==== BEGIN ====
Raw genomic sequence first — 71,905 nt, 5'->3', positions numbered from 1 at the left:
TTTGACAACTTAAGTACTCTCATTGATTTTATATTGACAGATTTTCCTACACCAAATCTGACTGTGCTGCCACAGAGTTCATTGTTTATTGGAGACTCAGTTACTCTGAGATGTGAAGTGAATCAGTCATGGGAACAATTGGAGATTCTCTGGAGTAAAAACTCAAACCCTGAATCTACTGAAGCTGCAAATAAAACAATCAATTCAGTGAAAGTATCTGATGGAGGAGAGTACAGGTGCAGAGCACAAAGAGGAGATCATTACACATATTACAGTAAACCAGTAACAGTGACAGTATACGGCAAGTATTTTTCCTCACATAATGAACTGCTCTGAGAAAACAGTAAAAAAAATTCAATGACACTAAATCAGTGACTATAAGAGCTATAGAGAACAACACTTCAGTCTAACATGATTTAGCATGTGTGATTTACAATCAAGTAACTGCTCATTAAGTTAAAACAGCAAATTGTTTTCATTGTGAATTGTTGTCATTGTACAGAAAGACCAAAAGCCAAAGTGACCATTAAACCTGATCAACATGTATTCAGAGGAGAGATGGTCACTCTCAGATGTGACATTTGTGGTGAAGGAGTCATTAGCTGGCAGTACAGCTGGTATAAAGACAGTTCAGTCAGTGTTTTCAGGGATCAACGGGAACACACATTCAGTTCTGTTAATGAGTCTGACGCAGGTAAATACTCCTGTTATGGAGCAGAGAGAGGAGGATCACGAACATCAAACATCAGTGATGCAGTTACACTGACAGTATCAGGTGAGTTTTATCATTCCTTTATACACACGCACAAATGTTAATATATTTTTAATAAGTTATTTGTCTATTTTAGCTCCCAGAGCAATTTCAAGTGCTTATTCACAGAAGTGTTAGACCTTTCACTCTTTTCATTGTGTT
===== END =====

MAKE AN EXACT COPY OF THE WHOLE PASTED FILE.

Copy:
Raw genomic sequence first — 71,905 nt, 5'->3', positions numbered from 1 at the left:
TTTGACAACTTAAGTACTCTCATTGATTTTATATTGACAGATTTTCCTACACCAAATCTGACTGTGCTGCCACAGAGTTCATTGTTTATTGGAGACTCAGTTACTCTGAGATGTGAAGTGAATCAGTCATGGGAACAATTGGAGATTCTCTGGAGTAAAAACTCAAACCCTGAATCTACTGAAGCTGCAAATAAAACAATCAATTCAGTGAAAGTATCTGATGGAGGAGAGTACAGGTGCAGAGCACAAAGAGGAGATCATTACACATATTACAGTAAACCAGTAACAGTGACAGTATACGGCAAGTATTTTTCCTCACATAATGAACTGCTCTGAGAAAACAGTAAAAAAAATTCAATGACACTAAATCAGTGACTATAAGAGCTATAGAGAACAACACTTCAGTCTAACATGATTTAGCATGTGTGATTTACAATCAAGTAACTGCTCATTAAGTTAAAACAGCAAATTGTTTTCATTGTGAATTGTTGTCATTGTACAGAAAGACCAAAAGCCAAAGTGACCATTAAACCTGATCAACATGTATTCAGAGGAGAGATGGTCACTCTCAGATGTGACATTTGTGGTGAAGGAGTCATTAGCTGGCAGTACAGCTGGTATAAAGACAGTTCAGTCAGTGTTTTCAGGGATCAACGGGAACACACATTCAGTTCTGTTAATGAGTCTGACGCAGGTAAATACTCCTGTTATGGAGCAGAGAGAGGAGGATCACGAACATCAAACATCAGTGATGCAGTTACACTGACAGTATCAGGTGAGTTTTATCATTCCTTTATACACACGCACAAATGTTAATATATTTTTAATAAGTTATTTGTCTATTTTAGCTCCCAGAGCAATTTCAAGTGCTTATTCACAGAAGTGTTAGACCTTTCACTCTTTTCATTGTGTT